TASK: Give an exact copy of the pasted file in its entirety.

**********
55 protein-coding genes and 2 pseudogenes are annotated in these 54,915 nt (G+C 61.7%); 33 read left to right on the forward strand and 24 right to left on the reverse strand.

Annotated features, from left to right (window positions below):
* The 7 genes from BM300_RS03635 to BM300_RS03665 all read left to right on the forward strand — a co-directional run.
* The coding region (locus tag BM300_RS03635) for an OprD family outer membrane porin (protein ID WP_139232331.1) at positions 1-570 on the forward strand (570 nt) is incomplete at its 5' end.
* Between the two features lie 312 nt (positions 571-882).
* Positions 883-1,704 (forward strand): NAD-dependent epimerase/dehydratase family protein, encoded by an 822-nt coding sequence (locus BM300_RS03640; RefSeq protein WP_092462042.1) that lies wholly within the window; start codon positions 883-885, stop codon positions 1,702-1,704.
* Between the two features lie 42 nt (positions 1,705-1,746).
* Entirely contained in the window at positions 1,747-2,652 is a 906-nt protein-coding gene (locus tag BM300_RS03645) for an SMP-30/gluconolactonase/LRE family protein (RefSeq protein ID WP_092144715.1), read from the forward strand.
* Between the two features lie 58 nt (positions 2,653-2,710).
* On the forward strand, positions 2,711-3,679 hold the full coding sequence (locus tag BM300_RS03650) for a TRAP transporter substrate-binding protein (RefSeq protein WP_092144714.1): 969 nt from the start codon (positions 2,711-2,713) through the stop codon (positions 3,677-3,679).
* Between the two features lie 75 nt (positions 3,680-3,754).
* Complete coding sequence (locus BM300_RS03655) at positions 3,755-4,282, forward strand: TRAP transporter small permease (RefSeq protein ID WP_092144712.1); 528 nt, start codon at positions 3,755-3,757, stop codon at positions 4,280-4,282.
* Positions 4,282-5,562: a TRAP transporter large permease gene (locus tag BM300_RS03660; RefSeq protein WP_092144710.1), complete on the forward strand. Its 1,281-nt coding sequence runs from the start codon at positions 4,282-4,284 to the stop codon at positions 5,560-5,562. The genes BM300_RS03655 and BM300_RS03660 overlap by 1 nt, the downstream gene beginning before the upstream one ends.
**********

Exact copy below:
55 protein-coding genes and 2 pseudogenes are annotated in these 54,915 nt (G+C 61.7%); 33 read left to right on the forward strand and 24 right to left on the reverse strand.

Annotated features, from left to right (window positions below):
* The 7 genes from BM300_RS03635 to BM300_RS03665 all read left to right on the forward strand — a co-directional run.
* The coding region (locus tag BM300_RS03635) for an OprD family outer membrane porin (protein ID WP_139232331.1) at positions 1-570 on the forward strand (570 nt) is incomplete at its 5' end.
* Between the two features lie 312 nt (positions 571-882).
* Positions 883-1,704 (forward strand): NAD-dependent epimerase/dehydratase family protein, encoded by an 822-nt coding sequence (locus BM300_RS03640; RefSeq protein WP_092462042.1) that lies wholly within the window; start codon positions 883-885, stop codon positions 1,702-1,704.
* Between the two features lie 42 nt (positions 1,705-1,746).
* Entirely contained in the window at positions 1,747-2,652 is a 906-nt protein-coding gene (locus tag BM300_RS03645) for an SMP-30/gluconolactonase/LRE family protein (RefSeq protein ID WP_092144715.1), read from the forward strand.
* Between the two features lie 58 nt (positions 2,653-2,710).
* On the forward strand, positions 2,711-3,679 hold the full coding sequence (locus tag BM300_RS03650) for a TRAP transporter substrate-binding protein (RefSeq protein WP_092144714.1): 969 nt from the start codon (positions 2,711-2,713) through the stop codon (positions 3,677-3,679).
* Between the two features lie 75 nt (positions 3,680-3,754).
* Complete coding sequence (locus BM300_RS03655) at positions 3,755-4,282, forward strand: TRAP transporter small permease (RefSeq protein ID WP_092144712.1); 528 nt, start codon at positions 3,755-3,757, stop codon at positions 4,280-4,282.
* Positions 4,282-5,562: a TRAP transporter large permease gene (locus tag BM300_RS03660; RefSeq protein WP_092144710.1), complete on the forward strand. Its 1,281-nt coding sequence runs from the start codon at positions 4,282-4,284 to the stop codon at positions 5,560-5,562. The genes BM300_RS03655 and BM300_RS03660 overlap by 1 nt, the downstream gene beginning before the upstream one ends.